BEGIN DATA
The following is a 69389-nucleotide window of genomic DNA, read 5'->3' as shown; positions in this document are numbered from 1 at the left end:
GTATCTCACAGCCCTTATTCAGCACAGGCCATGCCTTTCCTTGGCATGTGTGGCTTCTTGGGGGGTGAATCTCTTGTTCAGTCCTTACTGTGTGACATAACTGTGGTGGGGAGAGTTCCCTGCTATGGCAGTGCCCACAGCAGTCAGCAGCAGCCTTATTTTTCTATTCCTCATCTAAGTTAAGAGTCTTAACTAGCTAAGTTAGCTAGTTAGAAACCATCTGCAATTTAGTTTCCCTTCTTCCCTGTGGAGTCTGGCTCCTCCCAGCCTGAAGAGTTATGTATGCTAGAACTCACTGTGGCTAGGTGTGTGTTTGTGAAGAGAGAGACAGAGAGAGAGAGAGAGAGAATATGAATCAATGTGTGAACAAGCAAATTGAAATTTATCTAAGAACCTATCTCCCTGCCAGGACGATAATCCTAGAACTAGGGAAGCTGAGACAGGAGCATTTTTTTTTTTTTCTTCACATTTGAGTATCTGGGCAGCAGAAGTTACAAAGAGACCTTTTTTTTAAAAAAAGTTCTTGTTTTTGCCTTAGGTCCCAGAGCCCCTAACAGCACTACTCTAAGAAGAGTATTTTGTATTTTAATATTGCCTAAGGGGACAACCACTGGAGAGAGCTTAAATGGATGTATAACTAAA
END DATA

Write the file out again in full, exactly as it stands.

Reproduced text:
The following is a 69389-nucleotide window of genomic DNA, read 5'->3' as shown; positions in this document are numbered from 1 at the left end:
GTATCTCACAGCCCTTATTCAGCACAGGCCATGCCTTTCCTTGGCATGTGTGGCTTCTTGGGGGGTGAATCTCTTGTTCAGTCCTTACTGTGTGACATAACTGTGGTGGGGAGAGTTCCCTGCTATGGCAGTGCCCACAGCAGTCAGCAGCAGCCTTATTTTTCTATTCCTCATCTAAGTTAAGAGTCTTAACTAGCTAAGTTAGCTAGTTAGAAACCATCTGCAATTTAGTTTCCCTTCTTCCCTGTGGAGTCTGGCTCCTCCCAGCCTGAAGAGTTATGTATGCTAGAACTCACTGTGGCTAGGTGTGTGTTTGTGAAGAGAGAGACAGAGAGAGAGAGAGAGAGAATATGAATCAATGTGTGAACAAGCAAATTGAAATTTATCTAAGAACCTATCTCCCTGCCAGGACGATAATCCTAGAACTAGGGAAGCTGAGACAGGAGCATTTTTTTTTTTTTCTTCACATTTGAGTATCTGGGCAGCAGAAGTTACAAAGAGACCTTTTTTTTAAAAAAAGTTCTTGTTTTTGCCTTAGGTCCCAGAGCCCCTAACAGCACTACTCTAAGAAGAGTATTTTGTATTTTAATATTGCCTAAGGGGACAACCACTGGAGAGAGCTTAAATGGATGTATAACTAAA